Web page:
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Tech Company Gave Two New Orleans-Area Sheriff’s Offices Access to Track Cell Phones Without Warrants

Neither agency had written policies on how to capture or store the location data without violating privacy rights.

Photo illustration by Elizabeth Brown. Photo from Getty Images.

Tech Company Gave Two New Orleans-Area Sheriff’s Offices Access to Track Cell Phones Without Warrants

Neither agency had written policies on how to capture or store the location data without violating privacy rights.


Two New Orleans-area sheriff’s offices contracted with a company that gave them access to location data of any cell phone the agencies sought to track. 

From 2015 to mid-2018, the Jefferson Parish sheriff’s office—which has jurisdiction over Louisiana’s second-most populous parish and also runs its jail—captured more than 5,800 coordinates showing a cell phone’s location, said agency spokesperson Captain Jason Rivarde. He said the technology was used as part of criminal investigations.  

Rivarde said the thousands of “pings” often captured location data of the same cell phone number dozens of times per day before the technology was disabled in mid-2018 by Securus Technologies, one of the nation’s leading providers of phone and messaging services for correctional facilities. 

The contracts with Securus and the Jefferson and Orleans Parish sheriff’s offices stated that the onus to collect the data legally fell on law enforcement. Despite language in the contracts that Securus makes “no representation or warranty as to the legality” of the technology’s use, neither law enforcement agency had written policies regarding collecting, managing, or storing cell phone location data without violating people’s privacy rights.

“With such powerful technology comes substantial government responsibility to build out safeguards, and it sounds like that didn’t happen here,” said Katie Schwartzmann, an attorney with the American Civil Liberties Union’s Louisiana office.


The Orleans Parish sheriff’s office, whose primary function is running the city’s jail and providing courthouse security, had access to the technology from April to May of 2018, before Securus disabled it. Blake Arcuri, an attorney for the sheriff’s office, said the agency did not get a chance to use the technology before it was disabled and had no written policies about it. The sheriff’s office said its contract with Securus was amended in March 2018 to add the location data service because the agency “learned of the new feature and sought its inclusion in any subsequent agreement,” but it offered no further explanation.

The Jefferson Parish sheriff’s office retrieved cell phone location data through the Securus because it provided a shortcut to the data instead of going through the service providers of cell phone users, Rivarde said.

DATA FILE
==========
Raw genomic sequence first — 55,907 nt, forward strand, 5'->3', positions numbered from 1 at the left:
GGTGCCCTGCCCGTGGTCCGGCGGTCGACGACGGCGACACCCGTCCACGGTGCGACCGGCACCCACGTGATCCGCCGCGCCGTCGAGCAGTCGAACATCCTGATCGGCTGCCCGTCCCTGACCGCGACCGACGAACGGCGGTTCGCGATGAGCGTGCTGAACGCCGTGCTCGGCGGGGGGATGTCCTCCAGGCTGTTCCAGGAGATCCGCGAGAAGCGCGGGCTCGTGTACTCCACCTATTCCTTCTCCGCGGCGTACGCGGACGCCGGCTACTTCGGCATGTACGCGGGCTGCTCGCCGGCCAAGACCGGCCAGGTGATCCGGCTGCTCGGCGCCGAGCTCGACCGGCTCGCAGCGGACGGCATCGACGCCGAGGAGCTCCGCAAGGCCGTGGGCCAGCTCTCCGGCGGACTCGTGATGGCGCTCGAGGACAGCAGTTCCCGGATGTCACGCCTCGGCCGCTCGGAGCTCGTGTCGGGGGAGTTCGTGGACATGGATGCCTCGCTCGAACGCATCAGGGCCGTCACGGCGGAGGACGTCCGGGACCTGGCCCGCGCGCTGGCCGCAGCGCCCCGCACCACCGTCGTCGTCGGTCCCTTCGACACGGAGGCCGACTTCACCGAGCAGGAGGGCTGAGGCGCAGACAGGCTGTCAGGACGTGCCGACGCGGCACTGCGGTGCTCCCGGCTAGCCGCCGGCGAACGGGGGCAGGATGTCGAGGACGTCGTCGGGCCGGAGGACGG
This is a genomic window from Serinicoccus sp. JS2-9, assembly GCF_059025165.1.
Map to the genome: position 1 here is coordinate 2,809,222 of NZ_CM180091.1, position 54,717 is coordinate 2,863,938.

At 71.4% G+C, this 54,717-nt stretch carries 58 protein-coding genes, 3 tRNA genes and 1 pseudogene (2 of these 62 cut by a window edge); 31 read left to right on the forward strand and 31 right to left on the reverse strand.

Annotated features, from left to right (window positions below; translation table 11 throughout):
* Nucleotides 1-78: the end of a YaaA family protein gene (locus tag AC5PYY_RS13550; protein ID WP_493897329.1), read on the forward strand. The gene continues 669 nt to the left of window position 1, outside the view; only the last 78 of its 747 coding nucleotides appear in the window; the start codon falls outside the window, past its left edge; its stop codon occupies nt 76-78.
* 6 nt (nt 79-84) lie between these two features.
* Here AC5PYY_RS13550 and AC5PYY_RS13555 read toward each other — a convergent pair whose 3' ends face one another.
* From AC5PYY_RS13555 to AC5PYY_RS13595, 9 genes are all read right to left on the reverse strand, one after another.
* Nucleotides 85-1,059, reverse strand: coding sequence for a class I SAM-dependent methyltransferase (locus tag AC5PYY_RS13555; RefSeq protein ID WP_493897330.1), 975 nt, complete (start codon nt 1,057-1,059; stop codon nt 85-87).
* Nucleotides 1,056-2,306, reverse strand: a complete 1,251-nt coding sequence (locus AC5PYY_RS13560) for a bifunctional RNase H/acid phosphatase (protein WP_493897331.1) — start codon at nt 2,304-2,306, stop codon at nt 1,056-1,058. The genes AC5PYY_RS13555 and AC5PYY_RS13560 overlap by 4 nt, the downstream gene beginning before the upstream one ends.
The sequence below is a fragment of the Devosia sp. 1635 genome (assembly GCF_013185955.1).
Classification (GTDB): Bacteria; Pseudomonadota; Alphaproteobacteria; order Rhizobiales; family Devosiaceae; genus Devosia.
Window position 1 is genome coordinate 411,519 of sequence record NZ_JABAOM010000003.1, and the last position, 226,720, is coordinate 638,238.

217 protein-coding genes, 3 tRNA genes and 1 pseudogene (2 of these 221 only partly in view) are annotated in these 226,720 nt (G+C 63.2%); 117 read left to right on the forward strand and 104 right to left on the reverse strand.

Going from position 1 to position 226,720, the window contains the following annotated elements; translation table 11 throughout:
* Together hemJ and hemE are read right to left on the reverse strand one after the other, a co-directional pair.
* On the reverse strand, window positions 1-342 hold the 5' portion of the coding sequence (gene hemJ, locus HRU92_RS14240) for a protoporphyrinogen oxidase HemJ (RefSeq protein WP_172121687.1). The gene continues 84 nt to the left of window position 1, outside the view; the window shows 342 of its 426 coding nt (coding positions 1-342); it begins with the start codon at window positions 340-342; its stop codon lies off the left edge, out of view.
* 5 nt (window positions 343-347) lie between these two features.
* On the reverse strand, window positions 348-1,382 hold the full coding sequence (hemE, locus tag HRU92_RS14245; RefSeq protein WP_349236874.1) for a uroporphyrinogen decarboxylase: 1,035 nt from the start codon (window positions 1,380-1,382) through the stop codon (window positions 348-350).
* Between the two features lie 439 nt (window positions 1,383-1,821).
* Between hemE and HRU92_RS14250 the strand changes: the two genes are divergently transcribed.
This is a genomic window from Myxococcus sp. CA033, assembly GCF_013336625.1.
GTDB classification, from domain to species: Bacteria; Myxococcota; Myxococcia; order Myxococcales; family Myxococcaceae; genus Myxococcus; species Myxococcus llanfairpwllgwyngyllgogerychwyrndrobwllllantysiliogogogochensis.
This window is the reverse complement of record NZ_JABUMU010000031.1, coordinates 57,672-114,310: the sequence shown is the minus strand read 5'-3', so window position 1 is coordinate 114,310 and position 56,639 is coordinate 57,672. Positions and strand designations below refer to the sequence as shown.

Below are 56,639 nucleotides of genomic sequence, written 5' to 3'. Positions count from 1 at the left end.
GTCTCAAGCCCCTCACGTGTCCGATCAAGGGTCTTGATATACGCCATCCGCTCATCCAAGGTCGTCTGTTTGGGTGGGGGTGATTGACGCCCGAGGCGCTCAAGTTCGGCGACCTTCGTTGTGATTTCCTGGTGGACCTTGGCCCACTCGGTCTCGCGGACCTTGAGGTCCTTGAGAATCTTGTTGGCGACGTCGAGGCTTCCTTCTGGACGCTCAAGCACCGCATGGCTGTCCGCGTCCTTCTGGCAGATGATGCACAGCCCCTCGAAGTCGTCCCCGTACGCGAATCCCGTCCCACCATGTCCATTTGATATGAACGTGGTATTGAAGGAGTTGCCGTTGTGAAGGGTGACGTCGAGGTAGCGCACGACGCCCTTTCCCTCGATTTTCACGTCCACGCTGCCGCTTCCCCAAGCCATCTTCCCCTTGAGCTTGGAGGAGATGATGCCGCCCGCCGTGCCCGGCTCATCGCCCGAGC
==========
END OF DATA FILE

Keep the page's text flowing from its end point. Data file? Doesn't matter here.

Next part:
The contracts between Securus and the Orleans and Jefferson Parish sheriff’s offices show that the company gave its clients access to location data for cell phones that made or received calls from their correctional facilities. The contracts also offered to provide location data for cell phones regardless of whether the phone connected with a call at their jails. The agency simply had to provide Securus with a cell phone number, and Securus would provide that phone’s location data. Rivarde said the Jefferson Parish sheriff’s office used the service for criminal investigations, including homicides, robbery, drug or missing persons cases, and tracking fugitives. 

“To my knowledge,” he said, the agency did not use use Securus to track locations of calls coming in and out of the jail.


Rivarde said the Jefferson Parish sheriff’s office obtained court orders for the location data that the agency retrieved through Securus. But the practice of seeking court orders for the data is not mentioned in the agency’s contract with Securus. And Rivarde said they had no written policies requiring court orders to use the technology.  

The Appeal requested samples of five such court orders from the Jefferson Parish sheriff’s office under Louisiana’s Public Records Act. On Oct. 22, a commander with its Central Records and Warrants Division wrote in an email to The Appeal that “the public records request for samples of court orders, are not readily accessible without more information.”

The Orleans Parish sheriff’s office did not respond to a public records request seeking any written notification from Securus that its cell phone location technology was disabled. The Jefferson Parish sheriff’s office provided a letter to The Appeal from Securus dated May 11, 2018 stating that the company could no longer provide the location-based services because “some wireless carriers” were no longer allowing it.